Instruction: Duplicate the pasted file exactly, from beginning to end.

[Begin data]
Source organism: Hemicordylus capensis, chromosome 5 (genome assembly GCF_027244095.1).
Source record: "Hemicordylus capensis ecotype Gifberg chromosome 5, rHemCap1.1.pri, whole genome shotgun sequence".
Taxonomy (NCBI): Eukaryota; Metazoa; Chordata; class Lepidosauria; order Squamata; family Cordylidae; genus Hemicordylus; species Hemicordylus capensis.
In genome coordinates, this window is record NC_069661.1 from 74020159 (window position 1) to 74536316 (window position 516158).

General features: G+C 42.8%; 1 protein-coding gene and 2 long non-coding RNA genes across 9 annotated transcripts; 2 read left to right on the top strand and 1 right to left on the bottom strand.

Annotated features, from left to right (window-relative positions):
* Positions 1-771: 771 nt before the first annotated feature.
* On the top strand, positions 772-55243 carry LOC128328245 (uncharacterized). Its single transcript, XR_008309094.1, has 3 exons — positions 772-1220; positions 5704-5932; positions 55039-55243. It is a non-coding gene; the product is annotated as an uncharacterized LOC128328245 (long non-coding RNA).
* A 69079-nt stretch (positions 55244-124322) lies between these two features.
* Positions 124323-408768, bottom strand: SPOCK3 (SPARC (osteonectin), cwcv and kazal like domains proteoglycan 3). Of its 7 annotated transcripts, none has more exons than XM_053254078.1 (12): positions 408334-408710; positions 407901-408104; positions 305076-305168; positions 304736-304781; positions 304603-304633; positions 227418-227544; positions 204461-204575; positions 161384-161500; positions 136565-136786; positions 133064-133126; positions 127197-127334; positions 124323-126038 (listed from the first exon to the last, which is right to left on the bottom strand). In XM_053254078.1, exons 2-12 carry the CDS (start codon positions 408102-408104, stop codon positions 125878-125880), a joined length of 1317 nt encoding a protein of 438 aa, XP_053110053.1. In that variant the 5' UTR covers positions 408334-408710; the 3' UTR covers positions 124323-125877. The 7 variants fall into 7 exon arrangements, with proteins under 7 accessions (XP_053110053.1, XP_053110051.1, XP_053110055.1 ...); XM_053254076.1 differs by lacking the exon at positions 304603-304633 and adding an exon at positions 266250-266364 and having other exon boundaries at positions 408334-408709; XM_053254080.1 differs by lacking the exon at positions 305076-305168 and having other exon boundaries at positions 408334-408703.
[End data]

Source organism: Hemicordylus capensis, chromosome 5 (genome assembly GCF_027244095.1).
Source record: "Hemicordylus capensis ecotype Gifberg chromosome 5, rHemCap1.1.pri, whole genome shotgun sequence".
Taxonomy (NCBI): Eukaryota; Metazoa; Chordata; class Lepidosauria; order Squamata; family Cordylidae; genus Hemicordylus; species Hemicordylus capensis.
In genome coordinates, this window is record NC_069661.1 from 74020159 (window position 1) to 74536316 (window position 516158).

General features: G+C 42.8%; 1 protein-coding gene and 2 long non-coding RNA genes across 9 annotated transcripts; 2 read left to right on the top strand and 1 right to left on the bottom strand.

Annotated features, from left to right (window-relative positions):
* Positions 1-771: 771 nt before the first annotated feature.
* On the top strand, positions 772-55243 carry LOC128328245 (uncharacterized). Its single transcript, XR_008309094.1, has 3 exons — positions 772-1220; positions 5704-5932; positions 55039-55243. It is a non-coding gene; the product is annotated as an uncharacterized LOC128328245 (long non-coding RNA).
* A 69079-nt stretch (positions 55244-124322) lies between these two features.
* Positions 124323-408768, bottom strand: SPOCK3 (SPARC (osteonectin), cwcv and kazal like domains proteoglycan 3). Of its 7 annotated transcripts, none has more exons than XM_053254078.1 (12): positions 408334-408710; positions 407901-408104; positions 305076-305168; positions 304736-304781; positions 304603-304633; positions 227418-227544; positions 204461-204575; positions 161384-161500; positions 136565-136786; positions 133064-133126; positions 127197-127334; positions 124323-126038 (listed from the first exon to the last, which is right to left on the bottom strand). In XM_053254078.1, exons 2-12 carry the CDS (start codon positions 408102-408104, stop codon positions 125878-125880), a joined length of 1317 nt encoding a protein of 438 aa, XP_053110053.1. In that variant the 5' UTR covers positions 408334-408710; the 3' UTR covers positions 124323-125877. The 7 variants fall into 7 exon arrangements, with proteins under 7 accessions (XP_053110053.1, XP_053110051.1, XP_053110055.1 ...); XM_053254076.1 differs by lacking the exon at positions 304603-304633 and adding an exon at positions 266250-266364 and having other exon boundaries at positions 408334-408709; XM_053254080.1 differs by lacking the exon at positions 305076-305168 and having other exon boundaries at positions 408334-408703.